A processional way bordered with decorative bones – that were toppled conscientiously every year by the wild elephants – leads to the third enclosure. Lining either side are galleries, with foundation walls in laterite and pillars in sandstone. These are divided towards their middle by small buildings, like gopuras, which lead, to the south, to three long rooms orientated in parallel north-south, and to the north to a single-roomed building. Here one should notice the superb fronton where Vishnou in the form of the god-lion (Narasimha) is holding Hiranya-Kasipu – the king of the Asuras who has dared to challenge him – upside-down below him while cleaving his chest with his claws. On the ground near the entrance is a long stone representing seven feminine divinities, facing forward on their mounts – then, to the side, a Ganesha and an unidentified figure. The remains of two other buildings can be seen before arriving at the third enclosure, near to which, on the north side, the fronton of the eastern door of the third gopura east has been reconstructed on the ground. It shows, mounted in the decoration of foliate scrolls with animals and small figures, the abduction of Sita – the wife of Rama – by the Yeak Viradha.
The temple as such is composed of three enclosures defined by simple walls that measure respectively 95m.00 by 110m.00 – 38m.00 by 42m.00 – and 24m.00 by 24m.00.
The third enclosure from the center is formed by a moat surrounded by laterite steps, with a border to both sides, divided to the east and west by a causeway that leads to the two gopuras. The wall is in laterite and the eastern gopura, whose plan is the same as that of the fourth gopura east, which dominates the western. Preceded by small lions, it has a superb accolade formed base step, a pedestal, and three passageways. The fronton of its west portico was not replaced but sent instead to the Musée Guimet in Paris. It shows the “story of the apsara Tilottama, created by the gods in order to cause discord between the two brothers, Sunda and Upasunda – formidable asuras who wrought havoc in the universe. The sculptor has reproduced the moment where the two, each seizing the apsara by a hand, are in dispute over her possession”. (G. Cœdes). This scene, taken from the Mahabharata, is very simple in composition but perfectly balanced – with a clear background between the figures further enhancing the modeling.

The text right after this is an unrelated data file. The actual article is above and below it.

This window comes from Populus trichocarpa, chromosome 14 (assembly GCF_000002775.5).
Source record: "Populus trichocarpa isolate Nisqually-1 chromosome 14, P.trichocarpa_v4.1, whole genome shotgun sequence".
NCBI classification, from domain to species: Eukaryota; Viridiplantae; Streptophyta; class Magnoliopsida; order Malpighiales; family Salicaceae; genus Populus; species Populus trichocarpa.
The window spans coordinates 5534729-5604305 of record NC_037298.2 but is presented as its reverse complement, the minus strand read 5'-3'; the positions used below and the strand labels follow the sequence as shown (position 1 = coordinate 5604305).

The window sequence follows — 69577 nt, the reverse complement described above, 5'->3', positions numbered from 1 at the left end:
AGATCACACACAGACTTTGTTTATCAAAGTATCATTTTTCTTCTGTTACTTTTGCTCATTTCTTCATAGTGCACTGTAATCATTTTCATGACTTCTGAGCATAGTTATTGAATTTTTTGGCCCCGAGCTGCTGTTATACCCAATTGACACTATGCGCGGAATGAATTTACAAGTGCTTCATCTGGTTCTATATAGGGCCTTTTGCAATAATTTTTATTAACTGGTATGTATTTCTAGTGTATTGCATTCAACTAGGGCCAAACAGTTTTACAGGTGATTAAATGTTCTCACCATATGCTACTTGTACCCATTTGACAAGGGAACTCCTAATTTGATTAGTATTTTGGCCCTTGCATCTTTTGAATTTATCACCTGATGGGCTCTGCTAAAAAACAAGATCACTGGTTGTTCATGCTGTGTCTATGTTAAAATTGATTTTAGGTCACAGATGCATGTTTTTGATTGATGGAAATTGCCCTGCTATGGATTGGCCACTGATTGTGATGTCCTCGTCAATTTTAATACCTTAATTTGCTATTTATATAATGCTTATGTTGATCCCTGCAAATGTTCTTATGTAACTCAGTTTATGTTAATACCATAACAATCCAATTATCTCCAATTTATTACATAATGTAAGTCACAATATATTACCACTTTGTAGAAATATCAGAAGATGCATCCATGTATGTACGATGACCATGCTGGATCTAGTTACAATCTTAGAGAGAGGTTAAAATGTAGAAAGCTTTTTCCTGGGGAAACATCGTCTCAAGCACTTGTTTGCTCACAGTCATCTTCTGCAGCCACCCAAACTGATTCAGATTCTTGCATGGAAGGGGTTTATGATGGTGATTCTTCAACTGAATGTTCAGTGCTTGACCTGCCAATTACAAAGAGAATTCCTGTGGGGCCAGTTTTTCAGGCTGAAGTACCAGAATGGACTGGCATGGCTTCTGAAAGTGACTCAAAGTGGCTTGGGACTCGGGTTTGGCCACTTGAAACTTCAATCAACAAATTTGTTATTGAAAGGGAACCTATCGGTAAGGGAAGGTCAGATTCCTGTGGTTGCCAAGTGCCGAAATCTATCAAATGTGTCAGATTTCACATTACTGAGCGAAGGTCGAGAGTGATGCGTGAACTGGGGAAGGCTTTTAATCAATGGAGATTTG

The second enclosure is also surrounded by a laterite wall and intersected by two gopuras of differing sizes. Offset towards the west with respect to the third, it contains six building annexes in laterite – the tiled coverings of which have naturally disappeared. These are rest galleries divided into three sections The two longest are to the north and south, while the others flank each of the gopuras. The east gopura, again cruciform in plan with three passageways, has each of its double-pillared porticoes set with superb superposed triangular frontons which follow the slope of the roof, recalling architecture in timber. Their bordered frames in large terminal volutes are crowned with deeply cut motifs of refined elegance which, like their tympanums, are purely ornamental in decoration. Frontons treated in similar spirits are to be found at Koh Ker (10th century) and Preah Vihear (11th century), in the northern part of Cambodia – conceded in 1941 to Thailand and regained at the end of 1946. A small Nandin, the mount of Shiva, lies facing the temple to the west of the gopura.